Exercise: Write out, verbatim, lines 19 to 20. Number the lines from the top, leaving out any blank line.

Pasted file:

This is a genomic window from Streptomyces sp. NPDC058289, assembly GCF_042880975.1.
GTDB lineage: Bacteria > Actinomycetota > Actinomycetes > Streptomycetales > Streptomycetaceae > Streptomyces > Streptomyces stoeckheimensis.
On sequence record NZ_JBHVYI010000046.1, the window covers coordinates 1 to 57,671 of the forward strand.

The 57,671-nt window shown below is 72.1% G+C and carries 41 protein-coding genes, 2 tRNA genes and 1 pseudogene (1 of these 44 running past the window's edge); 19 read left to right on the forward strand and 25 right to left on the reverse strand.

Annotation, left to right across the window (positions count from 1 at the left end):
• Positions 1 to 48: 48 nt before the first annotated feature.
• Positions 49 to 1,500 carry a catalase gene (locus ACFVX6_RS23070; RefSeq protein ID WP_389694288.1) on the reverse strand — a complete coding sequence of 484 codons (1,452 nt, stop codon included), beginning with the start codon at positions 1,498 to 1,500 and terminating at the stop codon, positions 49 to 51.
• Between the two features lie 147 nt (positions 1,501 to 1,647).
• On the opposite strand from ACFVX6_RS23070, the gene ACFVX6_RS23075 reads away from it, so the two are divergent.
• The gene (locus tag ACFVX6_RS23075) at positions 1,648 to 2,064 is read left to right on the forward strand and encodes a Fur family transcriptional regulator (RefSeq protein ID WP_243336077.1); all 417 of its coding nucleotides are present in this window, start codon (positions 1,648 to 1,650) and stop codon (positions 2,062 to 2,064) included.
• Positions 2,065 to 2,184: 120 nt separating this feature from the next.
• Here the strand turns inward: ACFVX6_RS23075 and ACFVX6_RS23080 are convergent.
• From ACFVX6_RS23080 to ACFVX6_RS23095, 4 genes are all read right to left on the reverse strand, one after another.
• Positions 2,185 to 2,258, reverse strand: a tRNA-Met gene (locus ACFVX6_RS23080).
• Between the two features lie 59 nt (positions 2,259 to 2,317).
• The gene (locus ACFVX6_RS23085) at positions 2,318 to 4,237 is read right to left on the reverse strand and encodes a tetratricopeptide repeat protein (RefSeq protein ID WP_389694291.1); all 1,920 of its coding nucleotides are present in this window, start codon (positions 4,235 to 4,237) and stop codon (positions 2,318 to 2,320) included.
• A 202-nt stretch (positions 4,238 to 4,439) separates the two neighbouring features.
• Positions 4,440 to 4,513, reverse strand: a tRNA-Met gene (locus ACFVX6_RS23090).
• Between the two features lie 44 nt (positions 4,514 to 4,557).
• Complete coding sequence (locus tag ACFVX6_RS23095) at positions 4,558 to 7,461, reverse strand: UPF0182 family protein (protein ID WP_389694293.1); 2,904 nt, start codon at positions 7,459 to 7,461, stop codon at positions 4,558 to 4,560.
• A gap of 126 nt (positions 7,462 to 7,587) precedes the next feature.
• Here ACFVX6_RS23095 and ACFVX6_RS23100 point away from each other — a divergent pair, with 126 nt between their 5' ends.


• Between the two features lie 44 nt (positions 4,514 to 4,557).
• Complete coding sequence (locus tag ACFVX6_RS23095) at positions 4,558 to 7,461, reverse strand: UPF0182 family protein (protein ID WP_389694293.1); 2,904 nt, start codon at positions 7,459 to 7,461, stop codon at positions 4,558 to 4,560.